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Summary:

Sprint isn’t just losing millions of customers and billions of dollars, it’s in the midst of pioneering a new management philosophy. We’ll call it the Three-Megabit Monte. Similar to the venerable street con, this is where Sprint leads a customer down a confusing line of lies […]

Sprint isn’t just losing millions of customers and billions of dollars, it’s in the midst of pioneering a new management philosophy. We’ll call it the Three-Megabit Monte. Similar to the venerable street con, this is where Sprint leads a customer down a confusing line of lies and inflated charges in the hopes of making a buck.

As detailed by Allen Harkleroad (who is one wrathful Southerner) on his web site, Sprint has been charging him almost four times the price of the amount it pays the local telephone company for two T-1 access lines. That’s about a 75 percent gross margin. But what really drove Harkleroad around the bend was being lied to by a Sprint salesman, who claimed that the company was charged $1,998 for the T-1s (the phone company, on the other hand, said it charges some $500). Harkleroad has since switched providers and pays about $1,500 less per month.

But he’s not done with Sprint yet. He figures the company owes him about $56,000 (for charging him so much), and he wants to get paid. Harkleroad also wants to encourage the rest of Sprint’s customer base on the access side to take a close look at their bills. And the icing on this cake? He alleges that Sprint charged him for providing 3 mbps download speed, but only provided 2.5 mbps, saying that the difference was lost to overhead. And that’s where the the Three-Megabit Monte philosophy gets it name.

For more examples of Sprint’s philosophy in action, check out this story, this story and this one.

  1. You guys are unfairly singling out Sprint. Virtually every RBOC does this too.

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  2. Although I’m sympathetic to the salesman lying about the true bandwidth throughput (and think it was unethical), why would you believe any salesperson when it comes to competitive info (i.e. pricing)? Can’t blame anyone for not doing your homework.

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  3. This guy is not including framing and other overhead. Don’t know about the pricing, but being that he is presumably an adult, the person should be doing his own due diligence BEFORE signing a contract. This is not the level of reporting I am expecting from gigaom unfortunately, seems rather more Weekly World News than anything else.

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  4. Stacey Higginbotham Monday, May 19, 2008

    I agree that he should have called around earlier on pricing and he admitted as much to me as well. I don’t think he should get his money back, but I do think such market-insensitive pricing and outright lying are part of Sprint’s woes, which is why I wrote this up.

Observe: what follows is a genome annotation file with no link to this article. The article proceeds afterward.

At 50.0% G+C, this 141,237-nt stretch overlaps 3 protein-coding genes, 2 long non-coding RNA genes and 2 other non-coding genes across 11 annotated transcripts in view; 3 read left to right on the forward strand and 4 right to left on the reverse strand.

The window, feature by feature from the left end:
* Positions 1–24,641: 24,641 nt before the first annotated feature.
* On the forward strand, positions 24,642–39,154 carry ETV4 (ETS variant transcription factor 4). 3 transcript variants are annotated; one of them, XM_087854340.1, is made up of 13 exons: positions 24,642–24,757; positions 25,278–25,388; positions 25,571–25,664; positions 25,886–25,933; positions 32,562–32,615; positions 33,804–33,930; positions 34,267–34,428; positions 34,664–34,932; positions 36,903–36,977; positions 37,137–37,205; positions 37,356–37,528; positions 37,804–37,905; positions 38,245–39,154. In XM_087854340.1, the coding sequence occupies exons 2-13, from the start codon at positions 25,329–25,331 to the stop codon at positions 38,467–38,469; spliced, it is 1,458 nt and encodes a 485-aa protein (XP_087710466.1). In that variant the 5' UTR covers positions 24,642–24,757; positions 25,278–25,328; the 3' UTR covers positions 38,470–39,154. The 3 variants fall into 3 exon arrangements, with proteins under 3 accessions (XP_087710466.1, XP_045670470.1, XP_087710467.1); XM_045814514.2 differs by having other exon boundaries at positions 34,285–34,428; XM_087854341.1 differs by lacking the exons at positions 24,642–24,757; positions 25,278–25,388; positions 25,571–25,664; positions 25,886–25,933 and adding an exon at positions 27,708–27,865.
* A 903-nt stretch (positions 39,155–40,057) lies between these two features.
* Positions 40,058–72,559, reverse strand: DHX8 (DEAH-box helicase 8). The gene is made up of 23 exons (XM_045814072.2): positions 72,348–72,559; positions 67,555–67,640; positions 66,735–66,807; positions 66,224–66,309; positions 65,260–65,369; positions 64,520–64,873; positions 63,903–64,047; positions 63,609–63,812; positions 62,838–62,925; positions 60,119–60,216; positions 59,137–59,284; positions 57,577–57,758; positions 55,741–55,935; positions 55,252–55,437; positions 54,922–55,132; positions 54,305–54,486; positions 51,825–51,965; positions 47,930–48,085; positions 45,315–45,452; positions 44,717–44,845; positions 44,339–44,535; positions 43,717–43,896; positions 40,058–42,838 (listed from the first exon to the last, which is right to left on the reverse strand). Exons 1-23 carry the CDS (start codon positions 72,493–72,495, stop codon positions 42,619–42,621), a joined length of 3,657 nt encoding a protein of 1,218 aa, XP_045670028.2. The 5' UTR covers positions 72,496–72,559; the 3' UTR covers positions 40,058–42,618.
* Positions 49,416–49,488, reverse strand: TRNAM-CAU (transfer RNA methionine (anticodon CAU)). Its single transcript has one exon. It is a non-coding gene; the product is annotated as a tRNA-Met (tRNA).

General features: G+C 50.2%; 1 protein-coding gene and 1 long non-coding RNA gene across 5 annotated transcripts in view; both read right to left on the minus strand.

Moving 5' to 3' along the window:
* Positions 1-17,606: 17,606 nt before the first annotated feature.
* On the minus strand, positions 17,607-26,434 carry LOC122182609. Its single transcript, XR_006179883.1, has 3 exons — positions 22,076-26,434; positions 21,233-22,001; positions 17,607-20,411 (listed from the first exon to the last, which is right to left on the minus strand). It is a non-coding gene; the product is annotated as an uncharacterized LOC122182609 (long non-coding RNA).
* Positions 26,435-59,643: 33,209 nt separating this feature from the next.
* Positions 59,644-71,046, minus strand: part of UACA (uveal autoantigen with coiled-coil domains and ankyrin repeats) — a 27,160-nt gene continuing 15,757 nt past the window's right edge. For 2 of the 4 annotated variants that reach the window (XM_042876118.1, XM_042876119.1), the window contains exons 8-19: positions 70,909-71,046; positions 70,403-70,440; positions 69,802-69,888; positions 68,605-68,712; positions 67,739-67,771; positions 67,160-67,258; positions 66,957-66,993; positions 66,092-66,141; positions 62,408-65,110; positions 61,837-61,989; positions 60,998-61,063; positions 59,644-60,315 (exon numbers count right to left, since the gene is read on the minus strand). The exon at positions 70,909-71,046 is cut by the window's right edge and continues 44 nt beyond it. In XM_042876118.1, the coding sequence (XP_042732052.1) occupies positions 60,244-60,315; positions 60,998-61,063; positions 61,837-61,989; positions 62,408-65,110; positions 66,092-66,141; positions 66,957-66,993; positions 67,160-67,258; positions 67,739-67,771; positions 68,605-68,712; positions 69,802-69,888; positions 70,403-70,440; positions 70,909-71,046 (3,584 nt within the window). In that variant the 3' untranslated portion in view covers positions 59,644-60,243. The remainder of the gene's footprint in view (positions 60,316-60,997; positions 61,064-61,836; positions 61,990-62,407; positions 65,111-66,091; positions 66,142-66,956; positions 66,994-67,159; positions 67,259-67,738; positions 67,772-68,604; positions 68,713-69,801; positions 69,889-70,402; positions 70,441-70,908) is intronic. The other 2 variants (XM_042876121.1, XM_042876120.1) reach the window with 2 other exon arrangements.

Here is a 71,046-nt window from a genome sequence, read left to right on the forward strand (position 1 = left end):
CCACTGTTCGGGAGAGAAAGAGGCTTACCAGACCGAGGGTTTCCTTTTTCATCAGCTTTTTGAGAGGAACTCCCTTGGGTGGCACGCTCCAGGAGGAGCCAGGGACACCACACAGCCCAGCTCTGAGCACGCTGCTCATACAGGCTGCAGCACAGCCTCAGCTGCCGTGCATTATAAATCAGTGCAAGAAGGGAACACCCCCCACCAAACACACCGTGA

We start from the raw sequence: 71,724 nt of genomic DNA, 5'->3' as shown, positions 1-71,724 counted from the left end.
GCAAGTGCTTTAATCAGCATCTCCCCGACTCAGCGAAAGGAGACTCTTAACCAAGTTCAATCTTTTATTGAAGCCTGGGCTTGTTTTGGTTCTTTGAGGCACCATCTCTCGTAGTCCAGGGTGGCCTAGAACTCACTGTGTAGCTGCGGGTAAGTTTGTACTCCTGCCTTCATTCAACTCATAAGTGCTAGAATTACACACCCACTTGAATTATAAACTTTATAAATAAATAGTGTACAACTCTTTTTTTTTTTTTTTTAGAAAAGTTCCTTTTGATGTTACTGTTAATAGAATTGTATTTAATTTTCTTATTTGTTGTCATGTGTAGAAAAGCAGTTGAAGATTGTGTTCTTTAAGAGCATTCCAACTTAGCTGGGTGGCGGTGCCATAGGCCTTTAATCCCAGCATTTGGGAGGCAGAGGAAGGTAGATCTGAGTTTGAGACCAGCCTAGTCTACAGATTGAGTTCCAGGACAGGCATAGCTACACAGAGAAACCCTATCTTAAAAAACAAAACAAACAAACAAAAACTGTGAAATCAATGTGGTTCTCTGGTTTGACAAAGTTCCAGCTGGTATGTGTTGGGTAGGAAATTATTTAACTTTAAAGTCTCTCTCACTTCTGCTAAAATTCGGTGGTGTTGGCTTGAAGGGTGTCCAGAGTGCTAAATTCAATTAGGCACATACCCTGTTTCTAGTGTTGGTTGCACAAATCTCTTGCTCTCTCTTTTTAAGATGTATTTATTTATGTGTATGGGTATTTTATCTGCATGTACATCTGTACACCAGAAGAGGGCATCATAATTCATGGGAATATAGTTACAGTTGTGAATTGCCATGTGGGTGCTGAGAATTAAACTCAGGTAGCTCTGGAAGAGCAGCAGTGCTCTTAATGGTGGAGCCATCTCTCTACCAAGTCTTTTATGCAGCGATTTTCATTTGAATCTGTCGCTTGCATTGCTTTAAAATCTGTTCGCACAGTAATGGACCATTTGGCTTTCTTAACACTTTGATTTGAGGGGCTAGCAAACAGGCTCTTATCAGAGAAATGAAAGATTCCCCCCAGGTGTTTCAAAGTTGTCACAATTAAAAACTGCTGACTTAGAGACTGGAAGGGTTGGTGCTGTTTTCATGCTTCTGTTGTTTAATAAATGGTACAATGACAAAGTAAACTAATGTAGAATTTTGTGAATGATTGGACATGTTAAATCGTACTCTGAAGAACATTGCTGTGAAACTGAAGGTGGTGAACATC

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  5. Let’s face it, Sprint’s service sucks. On the wireless side, it just took me over 2 hours and 6 different phone reps to get my EVDO card activated. I finally just went in to a store to get someone to activate my account. They did it in about 15 minutes.

    The SprintNextel web site is poorly designed. It’s difficult to set up an online account if you only have an EVDO card, since they always want to text you a pin number. That’s doesn’t work when you don’t have a their cell phone.

    Just once it would be nice to call in and get my problem resolved the first time by the first person who answers the phone.

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  6. He sent this story to us too, but if you look into, it’s not nearly as bad as he makes it out to be. In fact, it’s not that bad at all. Basically, they offered him a price and he took it. He didn’t check competitive pricing before signing a deal, and is complaining after-the-fact about how Sprint “owes” him money for his own failure to find out what the market rates were.

    And, he confuses wholesale pricing with retail pricing, when there’s always some form of markup. Does he complain about the supermarket charging him $5 for a tub of ice cream when they pay the manufacturer $2.50? Does he demand $2.50 back?

    I just don’t see how this is a story. Man makes bad purchase, discovers it’s a bad purchase. That’s not the company’s fault. It’s his own fault.

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  7. Hi Mike, the point is the Sprint sales reps consistently lied to me and advised me that if I renewed a contract the cost would actually be more than what I was paying currently (2411.00). That’s dishonest and gouging. Ask yourself if you found out someone lied to you that was costing you roughly 1400 to 1500 a month, how would you feel about it. Try wearing my shoes for a bit. I still love TechDirt ;-)

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  8. Stacey Higginbotham Monday, May 19, 2008

    @Mike, I agree that he made a bad purchase, but any company so out of line on pricing is in a dangerous position when its customers start realizing they can get a better deal elsewhere. Harkleroad may accelerate that process for Sprint, which is worth noting.

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  9. to me, the big news in this story is that sprint provides t1 service at all. i assumed sprint stopped selling those services w/the embarq spinoff, but i guess they just stopped owning the pipe but continue to re-sell the service.

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  10. This is a dumb reason to jump on sprint.
    The guy is a moron for paying that much, you can’t blame sprint for taking his money.

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